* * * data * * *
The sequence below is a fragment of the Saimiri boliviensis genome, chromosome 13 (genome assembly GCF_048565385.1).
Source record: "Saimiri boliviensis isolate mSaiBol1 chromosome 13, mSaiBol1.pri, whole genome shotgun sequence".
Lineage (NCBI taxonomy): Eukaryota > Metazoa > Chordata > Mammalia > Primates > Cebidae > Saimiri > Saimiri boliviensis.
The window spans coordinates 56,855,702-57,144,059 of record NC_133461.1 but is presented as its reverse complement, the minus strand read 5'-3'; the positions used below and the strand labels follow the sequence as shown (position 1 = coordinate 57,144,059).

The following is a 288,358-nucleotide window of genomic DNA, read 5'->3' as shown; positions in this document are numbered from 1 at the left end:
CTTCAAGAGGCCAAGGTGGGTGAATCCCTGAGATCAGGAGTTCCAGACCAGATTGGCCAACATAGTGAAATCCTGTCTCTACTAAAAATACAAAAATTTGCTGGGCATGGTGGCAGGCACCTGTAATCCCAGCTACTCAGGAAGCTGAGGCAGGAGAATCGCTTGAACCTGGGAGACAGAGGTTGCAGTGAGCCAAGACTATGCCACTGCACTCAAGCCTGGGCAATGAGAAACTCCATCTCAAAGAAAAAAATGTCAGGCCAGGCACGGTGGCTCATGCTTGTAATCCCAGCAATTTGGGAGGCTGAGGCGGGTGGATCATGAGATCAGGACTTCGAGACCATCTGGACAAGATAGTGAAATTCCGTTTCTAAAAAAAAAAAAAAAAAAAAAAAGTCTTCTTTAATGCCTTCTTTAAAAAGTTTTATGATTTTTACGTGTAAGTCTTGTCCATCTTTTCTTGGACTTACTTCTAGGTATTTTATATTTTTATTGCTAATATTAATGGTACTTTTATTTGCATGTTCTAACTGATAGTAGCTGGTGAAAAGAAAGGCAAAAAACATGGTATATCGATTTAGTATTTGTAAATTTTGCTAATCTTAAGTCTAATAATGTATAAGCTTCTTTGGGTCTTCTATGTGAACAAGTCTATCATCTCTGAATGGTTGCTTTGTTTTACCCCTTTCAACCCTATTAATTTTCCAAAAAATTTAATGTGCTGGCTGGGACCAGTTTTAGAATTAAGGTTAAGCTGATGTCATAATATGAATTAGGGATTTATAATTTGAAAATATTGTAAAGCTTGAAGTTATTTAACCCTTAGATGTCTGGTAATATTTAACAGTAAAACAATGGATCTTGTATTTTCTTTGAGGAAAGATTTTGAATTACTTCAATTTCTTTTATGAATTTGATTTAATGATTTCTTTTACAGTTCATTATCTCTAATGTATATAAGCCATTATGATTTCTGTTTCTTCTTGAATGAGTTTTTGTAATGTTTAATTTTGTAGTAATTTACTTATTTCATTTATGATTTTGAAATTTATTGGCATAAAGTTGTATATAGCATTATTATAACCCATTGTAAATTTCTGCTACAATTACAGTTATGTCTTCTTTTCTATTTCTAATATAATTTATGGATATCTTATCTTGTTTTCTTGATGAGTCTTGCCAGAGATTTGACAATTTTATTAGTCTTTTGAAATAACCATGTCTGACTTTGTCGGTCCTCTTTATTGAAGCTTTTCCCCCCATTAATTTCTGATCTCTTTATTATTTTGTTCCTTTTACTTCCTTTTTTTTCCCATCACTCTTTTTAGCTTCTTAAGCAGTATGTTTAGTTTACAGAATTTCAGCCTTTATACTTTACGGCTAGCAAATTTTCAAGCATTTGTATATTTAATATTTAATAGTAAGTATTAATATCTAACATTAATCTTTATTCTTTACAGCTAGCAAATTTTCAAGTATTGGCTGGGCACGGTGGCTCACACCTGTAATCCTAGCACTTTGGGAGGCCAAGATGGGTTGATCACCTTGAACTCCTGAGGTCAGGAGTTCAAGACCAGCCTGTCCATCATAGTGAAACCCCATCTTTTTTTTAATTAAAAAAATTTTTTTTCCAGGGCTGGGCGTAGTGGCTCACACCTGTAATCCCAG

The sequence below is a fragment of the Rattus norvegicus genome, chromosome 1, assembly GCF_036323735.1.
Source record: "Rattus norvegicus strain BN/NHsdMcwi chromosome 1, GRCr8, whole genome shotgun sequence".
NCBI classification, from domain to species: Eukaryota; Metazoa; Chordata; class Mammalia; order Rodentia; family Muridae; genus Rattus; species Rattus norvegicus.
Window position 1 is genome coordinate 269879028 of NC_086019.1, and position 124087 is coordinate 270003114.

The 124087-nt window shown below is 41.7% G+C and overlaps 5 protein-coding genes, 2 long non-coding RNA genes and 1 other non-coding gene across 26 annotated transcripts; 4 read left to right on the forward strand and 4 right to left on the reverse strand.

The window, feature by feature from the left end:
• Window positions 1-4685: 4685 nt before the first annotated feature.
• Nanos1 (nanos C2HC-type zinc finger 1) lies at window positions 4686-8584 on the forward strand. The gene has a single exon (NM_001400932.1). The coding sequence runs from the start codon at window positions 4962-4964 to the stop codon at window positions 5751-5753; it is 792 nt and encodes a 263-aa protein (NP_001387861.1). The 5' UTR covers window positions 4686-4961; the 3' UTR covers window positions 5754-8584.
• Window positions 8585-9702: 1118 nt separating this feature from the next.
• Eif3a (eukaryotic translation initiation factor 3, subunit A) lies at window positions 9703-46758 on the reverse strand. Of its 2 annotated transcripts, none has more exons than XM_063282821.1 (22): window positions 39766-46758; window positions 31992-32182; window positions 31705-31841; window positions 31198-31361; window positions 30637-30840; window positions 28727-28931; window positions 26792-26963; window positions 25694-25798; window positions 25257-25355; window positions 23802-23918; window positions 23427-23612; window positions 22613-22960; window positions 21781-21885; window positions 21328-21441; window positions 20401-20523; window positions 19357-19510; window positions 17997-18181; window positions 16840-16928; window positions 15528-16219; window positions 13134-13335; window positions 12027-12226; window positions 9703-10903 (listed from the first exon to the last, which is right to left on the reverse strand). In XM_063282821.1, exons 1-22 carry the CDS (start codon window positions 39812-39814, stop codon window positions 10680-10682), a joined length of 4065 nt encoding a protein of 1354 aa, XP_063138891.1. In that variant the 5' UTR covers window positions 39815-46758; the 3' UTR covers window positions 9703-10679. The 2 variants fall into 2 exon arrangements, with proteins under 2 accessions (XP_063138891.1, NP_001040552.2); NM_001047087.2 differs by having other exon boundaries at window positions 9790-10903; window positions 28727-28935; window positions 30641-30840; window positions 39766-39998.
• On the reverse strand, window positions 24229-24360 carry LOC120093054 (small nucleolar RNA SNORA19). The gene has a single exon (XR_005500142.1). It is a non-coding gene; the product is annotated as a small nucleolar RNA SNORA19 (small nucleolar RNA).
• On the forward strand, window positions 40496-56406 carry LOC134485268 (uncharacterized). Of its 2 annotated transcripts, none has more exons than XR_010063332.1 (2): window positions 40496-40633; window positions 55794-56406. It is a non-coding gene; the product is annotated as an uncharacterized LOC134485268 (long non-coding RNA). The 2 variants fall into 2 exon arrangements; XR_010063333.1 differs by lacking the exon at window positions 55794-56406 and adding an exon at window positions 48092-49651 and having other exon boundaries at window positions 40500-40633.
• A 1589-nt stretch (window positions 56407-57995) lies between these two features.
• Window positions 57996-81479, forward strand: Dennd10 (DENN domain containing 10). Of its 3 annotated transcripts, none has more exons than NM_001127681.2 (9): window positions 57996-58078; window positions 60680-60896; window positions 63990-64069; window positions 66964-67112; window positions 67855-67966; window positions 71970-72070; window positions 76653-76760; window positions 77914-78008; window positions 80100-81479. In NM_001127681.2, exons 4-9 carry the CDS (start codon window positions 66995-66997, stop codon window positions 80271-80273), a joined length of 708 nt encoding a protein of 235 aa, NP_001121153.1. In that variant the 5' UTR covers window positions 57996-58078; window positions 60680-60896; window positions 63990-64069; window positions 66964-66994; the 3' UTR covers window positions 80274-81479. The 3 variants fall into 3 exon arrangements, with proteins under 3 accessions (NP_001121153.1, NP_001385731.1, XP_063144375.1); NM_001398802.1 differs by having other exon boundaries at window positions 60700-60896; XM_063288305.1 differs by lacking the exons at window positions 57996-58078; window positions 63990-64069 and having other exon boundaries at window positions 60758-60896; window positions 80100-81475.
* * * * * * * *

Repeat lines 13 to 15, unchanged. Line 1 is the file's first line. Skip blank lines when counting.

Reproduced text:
• Window positions 1-4685: 4685 nt before the first annotated feature.
• Nanos1 (nanos C2HC-type zinc finger 1) lies at window positions 4686-8584 on the forward strand. The gene has a single exon (NM_001400932.1). The coding sequence runs from the start codon at window positions 4962-4964 to the stop codon at window positions 5751-5753; it is 792 nt and encodes a 263-aa protein (NP_001387861.1). The 5' UTR covers window positions 4686-4961; the 3' UTR covers window positions 5754-8584.
• Window positions 8585-9702: 1118 nt separating this feature from the next.